October has marked Mental Health Awareness month. And recently, I've had some thoughts...
In the busyness, push to get things done by year-end and the closing few days of mental health month, two main almost contradictory thoughts on the ways we deal with this vital matter have been on my mind:
The way Mental Health Awareness Day is celebrated then quickly forgotten; and the almost deterministic attitude of much of society on mental health and mental health conditions (more on this last point tomorrow).
While I was in green and eagerly celebrating World Mental Health Day on the 10th, I saw a few posts from fellow counsellors that gave me this to consider- They were questioning the effectiveness and, quite honestly, the hypocrisy of a mental health day.
And I realised that I so shared some of these views. Yes, we definitely need to be aware of our mental health and matters that influence it... but is there any point if this awareness if it doesn't lead to change? On a personal, societal and global level, recognition of these previously shied-away topics are good to acknowledge and even celebrate! But our actions, once we have become aware, are vital and what ultimately leads to change.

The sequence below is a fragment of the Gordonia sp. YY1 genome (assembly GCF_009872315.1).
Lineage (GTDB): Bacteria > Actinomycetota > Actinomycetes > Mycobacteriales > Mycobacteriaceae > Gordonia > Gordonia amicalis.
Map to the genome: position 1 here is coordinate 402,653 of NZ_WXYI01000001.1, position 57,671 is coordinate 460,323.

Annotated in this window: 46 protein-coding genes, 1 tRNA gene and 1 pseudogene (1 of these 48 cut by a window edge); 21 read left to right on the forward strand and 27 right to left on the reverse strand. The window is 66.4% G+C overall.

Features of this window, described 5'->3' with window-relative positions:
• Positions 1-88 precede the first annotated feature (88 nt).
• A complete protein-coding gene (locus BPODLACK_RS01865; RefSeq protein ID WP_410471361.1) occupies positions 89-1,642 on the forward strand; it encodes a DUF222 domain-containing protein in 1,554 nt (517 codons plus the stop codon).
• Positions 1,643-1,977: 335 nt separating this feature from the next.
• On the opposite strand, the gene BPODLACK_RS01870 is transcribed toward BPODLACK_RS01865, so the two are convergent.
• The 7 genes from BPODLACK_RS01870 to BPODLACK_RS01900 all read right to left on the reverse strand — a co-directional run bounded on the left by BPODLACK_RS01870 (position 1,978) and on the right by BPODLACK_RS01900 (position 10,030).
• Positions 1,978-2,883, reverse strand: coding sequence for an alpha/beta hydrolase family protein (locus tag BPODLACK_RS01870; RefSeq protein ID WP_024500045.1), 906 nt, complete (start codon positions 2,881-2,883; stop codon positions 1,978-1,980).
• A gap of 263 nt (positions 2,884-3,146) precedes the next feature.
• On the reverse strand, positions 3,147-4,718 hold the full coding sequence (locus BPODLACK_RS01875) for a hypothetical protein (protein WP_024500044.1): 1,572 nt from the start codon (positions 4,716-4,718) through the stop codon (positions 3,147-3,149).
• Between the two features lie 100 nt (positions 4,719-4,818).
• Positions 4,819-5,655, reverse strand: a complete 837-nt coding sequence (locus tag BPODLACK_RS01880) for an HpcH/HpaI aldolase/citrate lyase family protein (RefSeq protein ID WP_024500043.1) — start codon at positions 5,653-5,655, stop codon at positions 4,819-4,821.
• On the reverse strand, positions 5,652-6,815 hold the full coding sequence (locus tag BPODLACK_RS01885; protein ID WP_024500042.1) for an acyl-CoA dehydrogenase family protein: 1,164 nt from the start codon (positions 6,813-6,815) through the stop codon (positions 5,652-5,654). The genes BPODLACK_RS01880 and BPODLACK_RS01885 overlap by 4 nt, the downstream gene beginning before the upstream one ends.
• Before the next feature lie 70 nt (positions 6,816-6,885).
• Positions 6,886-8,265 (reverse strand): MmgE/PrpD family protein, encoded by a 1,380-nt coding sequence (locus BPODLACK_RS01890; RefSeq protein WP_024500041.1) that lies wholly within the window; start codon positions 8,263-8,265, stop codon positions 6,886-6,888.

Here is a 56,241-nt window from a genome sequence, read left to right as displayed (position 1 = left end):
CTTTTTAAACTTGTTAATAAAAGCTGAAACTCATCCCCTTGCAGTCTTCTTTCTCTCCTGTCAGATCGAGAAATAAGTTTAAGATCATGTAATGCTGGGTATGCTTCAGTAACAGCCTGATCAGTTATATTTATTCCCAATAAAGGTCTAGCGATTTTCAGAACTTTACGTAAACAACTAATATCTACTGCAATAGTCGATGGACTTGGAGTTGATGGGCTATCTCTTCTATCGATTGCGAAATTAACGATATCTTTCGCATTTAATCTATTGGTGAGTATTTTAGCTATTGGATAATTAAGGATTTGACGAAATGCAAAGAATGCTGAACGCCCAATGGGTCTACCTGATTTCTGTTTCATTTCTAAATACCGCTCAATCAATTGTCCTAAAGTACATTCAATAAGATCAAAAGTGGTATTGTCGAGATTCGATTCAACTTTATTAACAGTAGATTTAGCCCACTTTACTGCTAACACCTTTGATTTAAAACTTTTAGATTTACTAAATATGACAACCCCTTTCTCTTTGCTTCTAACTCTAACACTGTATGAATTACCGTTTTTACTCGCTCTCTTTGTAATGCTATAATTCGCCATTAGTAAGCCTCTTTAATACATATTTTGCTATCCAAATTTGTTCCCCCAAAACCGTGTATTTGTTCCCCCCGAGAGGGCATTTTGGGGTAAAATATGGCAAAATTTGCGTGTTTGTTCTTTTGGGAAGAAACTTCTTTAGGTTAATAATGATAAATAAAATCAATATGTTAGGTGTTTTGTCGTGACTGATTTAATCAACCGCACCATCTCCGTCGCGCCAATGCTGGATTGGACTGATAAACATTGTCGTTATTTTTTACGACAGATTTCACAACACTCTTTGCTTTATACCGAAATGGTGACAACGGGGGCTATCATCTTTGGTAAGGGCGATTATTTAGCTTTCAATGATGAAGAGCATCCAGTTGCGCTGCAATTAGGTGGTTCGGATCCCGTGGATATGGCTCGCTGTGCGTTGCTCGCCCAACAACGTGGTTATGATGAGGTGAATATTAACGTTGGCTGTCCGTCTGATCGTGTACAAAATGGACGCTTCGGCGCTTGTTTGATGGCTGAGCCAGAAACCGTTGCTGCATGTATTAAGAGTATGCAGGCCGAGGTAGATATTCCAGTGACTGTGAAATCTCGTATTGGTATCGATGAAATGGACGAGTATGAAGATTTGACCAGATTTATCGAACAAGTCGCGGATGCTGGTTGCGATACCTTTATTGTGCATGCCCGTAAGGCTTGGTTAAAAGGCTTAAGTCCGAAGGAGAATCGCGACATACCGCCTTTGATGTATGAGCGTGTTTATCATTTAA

A great starting point in this regard is increased empathy. Taking the time to sit and meaningfully engage with others is what will drive this change home. And we are all so capable of setting this intention 💜.
With this said, it is absolutely worth noting that attitudes are gradually changing. It's to our benefit that we acknowledge even the smallest steps, remain so intentional and notice what role we do and can possibly play in increasing awareness and acceptance.
More about this acceptance and what it doesn't mean in part 2 coming out tomorrow morning...
I would love to hear your thoughts on any of this. Reach out here. 🌱
My kindest regards always,